My Pick For The Hornets!

For Months I tauted Slovenian guard Goran Dragic as a player the Hornets should draft 27th overall.

Instead the Hornets traded their 1st round pick to Portland for 3 million dollars.

So, where did Dragic end up?  Phoenix.

If he becomes something special I’ll of couse say….I told you so…..to all Hornets people who’ll listen!

(Below article courtesy: The Arizona Republic)

Goran Dragic tried to stay awake throughout Thursday night’s NBA draft. But at 3 a.m., his body gave in to the sleep that a day of basketball had demanded.

At his family home in Slovenia, the 22-year-old heard a phone ring and a voice congratulate him on becoming property of the Suns.

How could he know he was awake at 5 a.m., with reality being the same as his dream? “When I was a kid, it was my dream to play in the NBA, and it’s come true,” Dragic said from national-team workouts in Slovenia. “It was my wish that the Suns pick me.”

Dragic’s dream was bound to come true after a strong showing at a camp in Italy two weeks ago. It was the Suns’ dream to land him that would have shattered without a trade that let them take him with the 45th overall pick.

After No. 1 overall pick Derrick Rose, the Suns said there was not a better point guard in the draft. They wrestled with the idea of taking him 15th if first-round choice Robin Lopez had not been available.

The Suns think they have a point guard for years after Steve Nash leaves.

“It’s really unbelievable that we did it, because I know Detroit was going to take him with the next pick,” Suns Senior Vice President of Basketball Operations David Griffin said.

Dragic cannot be bought out of his contract with Spanish club Tau Ceramica until July 2009. The buyout is $1,550,000, with the Suns able to pay $500,000.

In 2010 he would be free, but he likely will be with the Suns by next summer. Hopes of arranging an exit this summer range from promising to guarded.

The Suns can’t be involved in talks this year but have more hope than the San Antonio Spurs did with Tau regarding 2007 first-round pick Tiago Splitter, who had signed a richer extension with Tau. Splitter is integral to Tau. Dragic is a Tau backup who was loaned to the Slovenian and Adriatic leagues.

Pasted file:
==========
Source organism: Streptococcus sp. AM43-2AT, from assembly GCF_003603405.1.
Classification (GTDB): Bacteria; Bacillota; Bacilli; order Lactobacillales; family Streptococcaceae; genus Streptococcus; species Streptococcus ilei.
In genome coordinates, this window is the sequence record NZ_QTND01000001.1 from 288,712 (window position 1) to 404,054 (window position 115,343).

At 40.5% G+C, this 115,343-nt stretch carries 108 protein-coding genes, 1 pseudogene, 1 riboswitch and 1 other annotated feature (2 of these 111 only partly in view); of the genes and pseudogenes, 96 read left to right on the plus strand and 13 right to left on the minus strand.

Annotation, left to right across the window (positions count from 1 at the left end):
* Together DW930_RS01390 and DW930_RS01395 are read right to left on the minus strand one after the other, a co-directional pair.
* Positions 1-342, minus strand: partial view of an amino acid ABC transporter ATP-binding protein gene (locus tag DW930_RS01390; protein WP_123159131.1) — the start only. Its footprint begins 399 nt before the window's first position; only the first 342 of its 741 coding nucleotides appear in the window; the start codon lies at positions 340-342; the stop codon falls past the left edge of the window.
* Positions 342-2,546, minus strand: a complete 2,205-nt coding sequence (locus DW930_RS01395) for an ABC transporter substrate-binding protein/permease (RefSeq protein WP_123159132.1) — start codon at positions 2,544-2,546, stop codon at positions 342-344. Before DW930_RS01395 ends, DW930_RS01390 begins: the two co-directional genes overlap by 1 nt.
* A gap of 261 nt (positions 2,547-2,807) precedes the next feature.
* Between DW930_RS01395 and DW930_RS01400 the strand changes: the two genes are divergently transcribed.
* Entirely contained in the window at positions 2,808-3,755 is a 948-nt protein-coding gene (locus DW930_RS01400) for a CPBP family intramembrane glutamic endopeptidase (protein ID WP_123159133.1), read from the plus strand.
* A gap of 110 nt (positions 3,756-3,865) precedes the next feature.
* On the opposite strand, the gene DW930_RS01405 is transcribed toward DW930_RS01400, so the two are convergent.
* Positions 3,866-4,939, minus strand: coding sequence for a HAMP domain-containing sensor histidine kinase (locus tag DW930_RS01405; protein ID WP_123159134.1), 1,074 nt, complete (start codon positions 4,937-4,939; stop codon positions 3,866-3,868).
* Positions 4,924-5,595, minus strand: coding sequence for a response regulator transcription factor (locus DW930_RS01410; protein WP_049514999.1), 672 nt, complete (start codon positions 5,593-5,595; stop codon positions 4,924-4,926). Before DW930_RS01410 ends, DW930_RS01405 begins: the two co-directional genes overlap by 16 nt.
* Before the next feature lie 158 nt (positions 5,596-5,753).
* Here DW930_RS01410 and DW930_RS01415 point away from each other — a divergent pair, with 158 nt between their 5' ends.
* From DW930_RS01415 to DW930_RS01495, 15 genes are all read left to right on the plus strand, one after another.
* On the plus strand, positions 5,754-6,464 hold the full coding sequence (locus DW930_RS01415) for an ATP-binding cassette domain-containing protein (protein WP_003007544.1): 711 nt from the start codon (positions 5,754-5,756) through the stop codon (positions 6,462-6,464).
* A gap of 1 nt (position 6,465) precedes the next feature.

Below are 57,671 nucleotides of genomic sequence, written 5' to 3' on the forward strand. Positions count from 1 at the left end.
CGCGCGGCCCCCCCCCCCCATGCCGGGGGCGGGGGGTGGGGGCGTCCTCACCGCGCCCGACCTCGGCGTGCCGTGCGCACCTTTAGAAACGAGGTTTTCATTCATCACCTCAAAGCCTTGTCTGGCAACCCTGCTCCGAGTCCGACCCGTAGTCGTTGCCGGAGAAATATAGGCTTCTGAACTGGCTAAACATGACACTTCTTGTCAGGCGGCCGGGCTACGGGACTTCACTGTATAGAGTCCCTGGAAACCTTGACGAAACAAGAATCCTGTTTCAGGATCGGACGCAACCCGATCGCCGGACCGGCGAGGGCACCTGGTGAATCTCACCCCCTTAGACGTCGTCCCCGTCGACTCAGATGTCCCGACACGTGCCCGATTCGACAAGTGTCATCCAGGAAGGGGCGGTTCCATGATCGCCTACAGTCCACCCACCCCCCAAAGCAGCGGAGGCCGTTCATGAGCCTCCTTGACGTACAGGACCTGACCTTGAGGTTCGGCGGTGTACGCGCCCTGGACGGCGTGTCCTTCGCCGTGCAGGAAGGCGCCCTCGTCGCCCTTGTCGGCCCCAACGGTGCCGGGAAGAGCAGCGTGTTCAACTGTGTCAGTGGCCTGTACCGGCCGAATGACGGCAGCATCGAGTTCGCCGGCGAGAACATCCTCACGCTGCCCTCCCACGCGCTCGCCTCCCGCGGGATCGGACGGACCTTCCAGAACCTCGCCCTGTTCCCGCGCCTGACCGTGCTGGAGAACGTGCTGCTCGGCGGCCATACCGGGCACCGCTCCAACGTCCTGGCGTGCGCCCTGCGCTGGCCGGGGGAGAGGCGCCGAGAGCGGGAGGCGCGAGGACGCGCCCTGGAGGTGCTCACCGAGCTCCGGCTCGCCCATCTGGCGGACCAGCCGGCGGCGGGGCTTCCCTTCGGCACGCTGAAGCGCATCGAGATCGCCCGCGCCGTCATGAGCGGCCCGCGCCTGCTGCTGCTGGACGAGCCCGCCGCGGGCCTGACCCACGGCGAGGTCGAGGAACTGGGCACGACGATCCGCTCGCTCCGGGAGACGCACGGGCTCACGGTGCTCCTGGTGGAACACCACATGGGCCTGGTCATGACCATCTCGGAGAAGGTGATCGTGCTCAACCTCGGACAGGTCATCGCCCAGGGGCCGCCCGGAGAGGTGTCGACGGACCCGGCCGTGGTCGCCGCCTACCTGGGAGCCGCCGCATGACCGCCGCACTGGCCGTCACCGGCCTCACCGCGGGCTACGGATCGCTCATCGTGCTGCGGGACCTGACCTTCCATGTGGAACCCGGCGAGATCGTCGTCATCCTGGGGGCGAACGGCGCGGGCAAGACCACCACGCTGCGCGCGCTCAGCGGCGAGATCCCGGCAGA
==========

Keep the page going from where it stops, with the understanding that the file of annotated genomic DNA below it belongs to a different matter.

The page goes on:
Dragic is represented by BDA Sports Management, which also has Suns players Nash, Leandro Barbosa, D.J. Strawberry and Alando Tucker.

The goal is for Dragic to play a low-pressure role as the Suns’ third point guard this season behind a veteran free-agent pickup such as Tyronn Lue, Anthony Johnson or Chris Duhon.

“I’d rather have him here, because I think he can play now,” Suns General Manager Steve Kerr said.

Raves for Dragic are stronger than the most recent Suns European point-guard hope, Milos Vujani who had a serious knee injury and is a backup overseas.

Dragic, a left-hander, has athleticism (37 1/2-inch vertical leap) that Griffin said shows in his play. He must get stronger, but he tested well for quickness. He defends well enough that Tony Parker hit just one shot against him in a 27-point game last year.

He wants to be with the Suns. Dragic made a 20-hour trip to Phoenix for a June 22 workout.

“I can learn a lot from Steve Nash,” Dragic said of his idol, who has two contract years left. “I’m going to practice hard and listen to him and (coach) Terry Porter, a great point guard.”

Dragic, who is 6 feet 4 and 190 pounds, speaks English, Spanish, Slovenian and Serbian and is the son of a driving instructor and book-factory accountant. A soccer injury prompted him to take up basketball at age 12.

A suns.com video shows the draft-night phone scramble to land Dragic. It ends with high fives and jubilation.

The Spurs took Dragic for the Suns at No. 45 in return for the No. 48 pick, a 2009 second-round pick owed to Phoenix by Golden State and $500,000.

“And we didn’t even have to give them 750 ($750,000),” Kerr said in the video to Suns Managing Partner Robert Sarver.

“250! Let’s go to Cabo tonight,” Sarver said.

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